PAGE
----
Banta: There have been solutions for disabled gamers for some time, such as third-party companies that can custom build bespoke gaming equipment, but it’s unfortunately very expensive and some people with disabilities just don’t have that kind of money, like the veteran community coming back after fighting in Afghanistan and Iraq. Some of these soldiers are heavy gamers but now live with life-changing injuries, these men and women are really the ones who kick-started this campaign as they approached Microsoft asking for this product. The prototype was created off the back of an internal Microsoft hackathon where Microsoft ended up with the Adaptive Controller concept.

Banta: Now the Adaptive Controller is a platform to take on all these third-party peripherals. This community must no longer jump through hoops or improvise at home using duct tape or whatever else to create their ideal gaming setup. The Adaptive Controller has 20 external ports, so 20 different companies can create peripherals, which will all be compatible with the software, so gamers can mix and match with whatever works best for them and their disability.

Who was the audience for this campaign?

Millington: Gaming can be a double-edged sword sometimes, especially for kids. What this campaign does is diminish that negative attention and make everyone feel good about gaming. What we found from our social listening is that gamers feel vilified in a way. But the Adaptive Controller shows how gaming has the power to unite, bringing people of all races, ethnicities, disabilities, abilities, ages and genders together. In that sense, the audience was everyone.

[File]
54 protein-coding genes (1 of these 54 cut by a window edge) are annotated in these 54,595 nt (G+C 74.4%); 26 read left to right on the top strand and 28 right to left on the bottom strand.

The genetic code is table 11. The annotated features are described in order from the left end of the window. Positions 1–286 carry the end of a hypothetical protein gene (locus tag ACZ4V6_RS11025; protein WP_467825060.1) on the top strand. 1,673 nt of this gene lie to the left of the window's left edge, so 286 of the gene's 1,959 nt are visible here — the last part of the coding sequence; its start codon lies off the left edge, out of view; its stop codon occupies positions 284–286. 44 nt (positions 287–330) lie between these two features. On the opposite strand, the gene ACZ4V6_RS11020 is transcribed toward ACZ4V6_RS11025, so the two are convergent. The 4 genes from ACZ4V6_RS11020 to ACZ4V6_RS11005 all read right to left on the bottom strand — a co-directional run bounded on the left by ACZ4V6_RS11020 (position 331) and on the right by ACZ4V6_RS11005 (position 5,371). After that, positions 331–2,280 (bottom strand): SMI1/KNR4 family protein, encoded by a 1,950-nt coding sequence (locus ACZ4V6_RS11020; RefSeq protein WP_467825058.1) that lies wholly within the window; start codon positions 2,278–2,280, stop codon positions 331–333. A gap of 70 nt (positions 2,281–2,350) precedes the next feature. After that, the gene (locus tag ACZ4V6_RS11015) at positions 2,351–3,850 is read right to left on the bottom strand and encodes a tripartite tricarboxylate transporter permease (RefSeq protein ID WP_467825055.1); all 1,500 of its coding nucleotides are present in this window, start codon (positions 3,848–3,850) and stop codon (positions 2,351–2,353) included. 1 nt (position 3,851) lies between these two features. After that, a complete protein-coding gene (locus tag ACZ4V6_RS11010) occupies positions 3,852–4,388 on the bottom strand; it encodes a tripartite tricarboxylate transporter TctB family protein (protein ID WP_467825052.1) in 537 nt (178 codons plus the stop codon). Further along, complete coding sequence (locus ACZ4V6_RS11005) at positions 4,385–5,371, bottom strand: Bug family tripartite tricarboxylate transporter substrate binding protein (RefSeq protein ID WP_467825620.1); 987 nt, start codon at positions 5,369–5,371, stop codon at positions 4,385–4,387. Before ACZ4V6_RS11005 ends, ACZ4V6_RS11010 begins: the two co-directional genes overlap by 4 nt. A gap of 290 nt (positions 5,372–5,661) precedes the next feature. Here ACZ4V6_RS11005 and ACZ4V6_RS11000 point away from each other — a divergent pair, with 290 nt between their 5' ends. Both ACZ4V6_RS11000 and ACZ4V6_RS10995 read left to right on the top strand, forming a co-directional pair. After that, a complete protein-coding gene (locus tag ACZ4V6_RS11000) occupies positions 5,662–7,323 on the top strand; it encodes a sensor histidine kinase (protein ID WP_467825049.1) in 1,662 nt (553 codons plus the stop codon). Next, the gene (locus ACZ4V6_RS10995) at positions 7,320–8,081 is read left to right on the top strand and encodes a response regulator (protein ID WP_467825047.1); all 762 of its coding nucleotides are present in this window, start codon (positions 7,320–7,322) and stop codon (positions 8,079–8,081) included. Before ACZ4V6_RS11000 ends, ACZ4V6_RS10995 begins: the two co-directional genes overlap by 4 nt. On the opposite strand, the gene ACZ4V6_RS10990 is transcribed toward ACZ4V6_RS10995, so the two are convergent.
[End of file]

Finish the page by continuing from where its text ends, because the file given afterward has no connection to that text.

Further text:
Banta: There was also our long-standing Xbox community, who through social listening in the days and weeks following the Super Bowl showed that they fully embraced and loved the campaign. The audience believed it was a big moment for them, only further entrenching their Xbox brand loyalty. If you are not in the disabled community, and you're an Xbox fan, the adaptive controller should make you even more loyal, because these consumers will deeply understand the importance of gaming in people's lives.

Gaming is more than a game for those living with disabilities. It's a social outlet. It enables them to interact with the larger world, build their confidence and really enter worlds where their disabilities don't matter.